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Ferdinando Spina

Cinema, together with television, has proved to be perhaps the most extensive, popular, and powerful medium in the representation of crime. From a criminological point of view, the crime films are all those movies whose central theme is crime and its consequences. The crime films should be defined on the basis of their relationship with society. On one hand, crime films say something important about the social context that they represent and from which they have been fashioned. On the other hand, they themselves have an effect on the social context, since their representation of crime, law, justice, and punishment itself becomes culture, acquires meaning, and provides an interpretation of reality. The approach of criminology to crime films has a series of important theoretical and methodological consequences. It leads to a fundamental enrichment of academic knowledge, for example, regarding the themes to be tackled, the disciplines and research methods to be used, and even the forms of teaching. Indeed, the analysis of crime films can help to better investigate many aspects of the perception and understanding of crime, law, and justice in society. The criminological study of crime requires a multifaceted approach, looking at the changing representation of crime and criminals in relation to the wider political, economic, and cultural transformations, and to the commercial and technological development of the cinematographic industry. The historical and thematic reconstruction of the productive and stylistic cycles of crime films comprehends the gangster, noir, detective, courtroom, and prison film genres. Moreover, this perspective deals with the main reasons for the success of crime films, the elements that influence their production, and finally the thorny topic of the effects of crime films.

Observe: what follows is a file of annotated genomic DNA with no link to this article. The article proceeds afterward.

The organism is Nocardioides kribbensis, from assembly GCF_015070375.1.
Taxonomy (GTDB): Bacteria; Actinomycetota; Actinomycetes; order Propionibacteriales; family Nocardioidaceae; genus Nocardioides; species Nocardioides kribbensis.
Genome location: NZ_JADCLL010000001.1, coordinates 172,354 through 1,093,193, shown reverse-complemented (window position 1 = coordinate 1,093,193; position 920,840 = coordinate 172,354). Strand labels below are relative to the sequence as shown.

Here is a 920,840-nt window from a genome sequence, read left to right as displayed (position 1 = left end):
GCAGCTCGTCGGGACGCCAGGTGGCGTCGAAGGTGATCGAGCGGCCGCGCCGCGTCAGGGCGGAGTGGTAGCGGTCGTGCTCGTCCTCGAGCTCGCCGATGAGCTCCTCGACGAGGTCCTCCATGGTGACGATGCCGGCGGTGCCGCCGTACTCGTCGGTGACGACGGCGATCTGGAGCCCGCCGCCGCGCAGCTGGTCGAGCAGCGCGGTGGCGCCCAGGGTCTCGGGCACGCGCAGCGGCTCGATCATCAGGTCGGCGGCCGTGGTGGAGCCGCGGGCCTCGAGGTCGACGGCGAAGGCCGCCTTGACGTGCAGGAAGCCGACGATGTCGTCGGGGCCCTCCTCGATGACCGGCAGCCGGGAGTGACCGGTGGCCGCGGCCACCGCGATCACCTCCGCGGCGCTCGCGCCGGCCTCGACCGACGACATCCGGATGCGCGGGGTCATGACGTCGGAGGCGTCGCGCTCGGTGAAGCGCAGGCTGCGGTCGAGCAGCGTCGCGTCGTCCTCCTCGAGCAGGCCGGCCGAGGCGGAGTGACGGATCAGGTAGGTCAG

Criminal justice is a perennial theme in modern comics published in the United States and United Kingdom, with dominant narratives revolving around the protection of the innocent from crime and harm or the seeking of justice outside the authority of the state. The history of the comics medium and its regulation in the mid-20th century, particularly in the United States, shows how the comics medium itself—not just its popular content—was embroiled in questions of criminality, in relation to its perceived obscenity and fears that it caused juvenile delinquency. Indeed, the medium’s regulation shaped the way it has been able to engage with questions of crime and justice; the limitations on moral complexity under the censorship of the 1954 Comics Code in the United States, for example, arguably led to both a dearth of critical engagement in crime and justice concerns, and an increased evil or psychopathy in criminal characters (because more nuanced motivations could not be depicted under the Code). From the 1980s onwards, the restrictions of the Code abated, and a broad “maturation” of the form can be seen, with a concurrent increase in critical engagement with criminological questions. The main themes of comics research around crime and comics after the 1980s include questions of vigilantism and retribution, seen as the dominant concern in mainstream comics. But other leading questions go beyond these issues and explore comics’ engagement with the politics of crime and justice, highlighting the medium’s capacity to question the nature of justice and the legitimate exercise of state power. Moreover, stepping back and considering the general relationship between comics and criminology, comics can be seen as important cultural forms of expression of moral and social values, as well as potentially alternative orders of knowledge that can challenge mainstream criminology. From free speech, juvenile delinquency, and vigilantism, to politics, culture, and disciplinary knowledge, there are significant interactions between comics and criminology on a variety of levels.